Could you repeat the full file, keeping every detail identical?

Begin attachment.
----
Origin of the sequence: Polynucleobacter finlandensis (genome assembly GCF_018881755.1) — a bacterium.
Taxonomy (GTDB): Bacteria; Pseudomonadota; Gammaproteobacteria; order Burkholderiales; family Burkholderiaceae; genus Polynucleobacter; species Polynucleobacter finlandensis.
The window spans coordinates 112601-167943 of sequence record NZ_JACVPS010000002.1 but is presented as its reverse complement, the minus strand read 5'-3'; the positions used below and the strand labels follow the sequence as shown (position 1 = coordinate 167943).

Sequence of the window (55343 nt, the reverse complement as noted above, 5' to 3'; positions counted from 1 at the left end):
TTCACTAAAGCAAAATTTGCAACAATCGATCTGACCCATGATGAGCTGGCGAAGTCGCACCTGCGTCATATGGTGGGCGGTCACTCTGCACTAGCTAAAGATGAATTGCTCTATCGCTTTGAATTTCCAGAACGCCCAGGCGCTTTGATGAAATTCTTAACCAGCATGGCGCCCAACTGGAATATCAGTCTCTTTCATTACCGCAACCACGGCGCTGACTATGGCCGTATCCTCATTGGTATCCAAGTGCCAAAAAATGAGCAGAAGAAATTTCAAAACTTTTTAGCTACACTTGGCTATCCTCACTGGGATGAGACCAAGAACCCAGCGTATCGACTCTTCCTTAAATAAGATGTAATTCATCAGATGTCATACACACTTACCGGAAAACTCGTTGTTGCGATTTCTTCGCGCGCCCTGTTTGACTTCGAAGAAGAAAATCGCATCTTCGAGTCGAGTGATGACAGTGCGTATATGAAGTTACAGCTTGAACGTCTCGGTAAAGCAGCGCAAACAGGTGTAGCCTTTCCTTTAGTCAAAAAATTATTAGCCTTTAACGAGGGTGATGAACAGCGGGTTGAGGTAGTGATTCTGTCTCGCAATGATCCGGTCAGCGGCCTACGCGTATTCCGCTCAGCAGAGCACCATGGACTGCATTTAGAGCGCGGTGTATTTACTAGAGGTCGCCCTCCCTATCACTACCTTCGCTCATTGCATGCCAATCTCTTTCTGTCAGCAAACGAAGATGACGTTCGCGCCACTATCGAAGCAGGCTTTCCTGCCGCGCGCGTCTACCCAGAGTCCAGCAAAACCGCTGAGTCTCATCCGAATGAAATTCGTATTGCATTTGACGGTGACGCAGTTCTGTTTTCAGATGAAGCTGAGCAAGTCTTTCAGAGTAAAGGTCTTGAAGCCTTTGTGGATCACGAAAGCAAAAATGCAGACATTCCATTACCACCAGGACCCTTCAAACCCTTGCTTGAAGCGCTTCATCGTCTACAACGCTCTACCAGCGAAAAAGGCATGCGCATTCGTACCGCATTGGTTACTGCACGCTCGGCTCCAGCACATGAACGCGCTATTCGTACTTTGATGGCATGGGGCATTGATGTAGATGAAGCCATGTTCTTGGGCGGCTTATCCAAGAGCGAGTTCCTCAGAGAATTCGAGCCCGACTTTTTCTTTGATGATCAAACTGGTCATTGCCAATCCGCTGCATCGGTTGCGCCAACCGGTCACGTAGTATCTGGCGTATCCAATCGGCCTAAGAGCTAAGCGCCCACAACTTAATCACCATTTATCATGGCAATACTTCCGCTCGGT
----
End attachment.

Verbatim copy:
Origin of the sequence: Polynucleobacter finlandensis (genome assembly GCF_018881755.1) — a bacterium.
Taxonomy (GTDB): Bacteria; Pseudomonadota; Gammaproteobacteria; order Burkholderiales; family Burkholderiaceae; genus Polynucleobacter; species Polynucleobacter finlandensis.
The window spans coordinates 112601-167943 of sequence record NZ_JACVPS010000002.1 but is presented as its reverse complement, the minus strand read 5'-3'; the positions used below and the strand labels follow the sequence as shown (position 1 = coordinate 167943).

Sequence of the window (55343 nt, the reverse complement as noted above, 5' to 3'; positions counted from 1 at the left end):
TTCACTAAAGCAAAATTTGCAACAATCGATCTGACCCATGATGAGCTGGCGAAGTCGCACCTGCGTCATATGGTGGGCGGTCACTCTGCACTAGCTAAAGATGAATTGCTCTATCGCTTTGAATTTCCAGAACGCCCAGGCGCTTTGATGAAATTCTTAACCAGCATGGCGCCCAACTGGAATATCAGTCTCTTTCATTACCGCAACCACGGCGCTGACTATGGCCGTATCCTCATTGGTATCCAAGTGCCAAAAAATGAGCAGAAGAAATTTCAAAACTTTTTAGCTACACTTGGCTATCCTCACTGGGATGAGACCAAGAACCCAGCGTATCGACTCTTCCTTAAATAAGATGTAATTCATCAGATGTCATACACACTTACCGGAAAACTCGTTGTTGCGATTTCTTCGCGCGCCCTGTTTGACTTCGAAGAAGAAAATCGCATCTTCGAGTCGAGTGATGACAGTGCGTATATGAAGTTACAGCTTGAACGTCTCGGTAAAGCAGCGCAAACAGGTGTAGCCTTTCCTTTAGTCAAAAAATTATTAGCCTTTAACGAGGGTGATGAACAGCGGGTTGAGGTAGTGATTCTGTCTCGCAATGATCCGGTCAGCGGCCTACGCGTATTCCGCTCAGCAGAGCACCATGGACTGCATTTAGAGCGCGGTGTATTTACTAGAGGTCGCCCTCCCTATCACTACCTTCGCTCATTGCATGCCAATCTCTTTCTGTCAGCAAACGAAGATGACGTTCGCGCCACTATCGAAGCAGGCTTTCCTGCCGCGCGCGTCTACCCAGAGTCCAGCAAAACCGCTGAGTCTCATCCGAATGAAATTCGTATTGCATTTGACGGTGACGCAGTTCTGTTTTCAGATGAAGCTGAGCAAGTCTTTCAGAGTAAAGGTCTTGAAGCCTTTGTGGATCACGAAAGCAAAAATGCAGACATTCCATTACCACCAGGACCCTTCAAACCCTTGCTTGAAGCGCTTCATCGTCTACAACGCTCTACCAGCGAAAAAGGCATGCGCATTCGTACCGCATTGGTTACTGCACGCTCGGCTCCAGCACATGAACGCGCTATTCGTACTTTGATGGCATGGGGCATTGATGTAGATGAAGCCATGTTCTTGGGCGGCTTATCCAAGAGCGAGTTCCTCAGAGAATTCGAGCCCGACTTTTTCTTTGATGATCAAACTGGTCATTGCCAATCCGCTGCATCGGTTGCGCCAACCGGTCACGTAGTATCTGGCGTATCCAATCGGCCTAAGAGCTAAGCGCCCACAACTTAATCACCATTTATCATGGCAATACTTCCGCTCGGT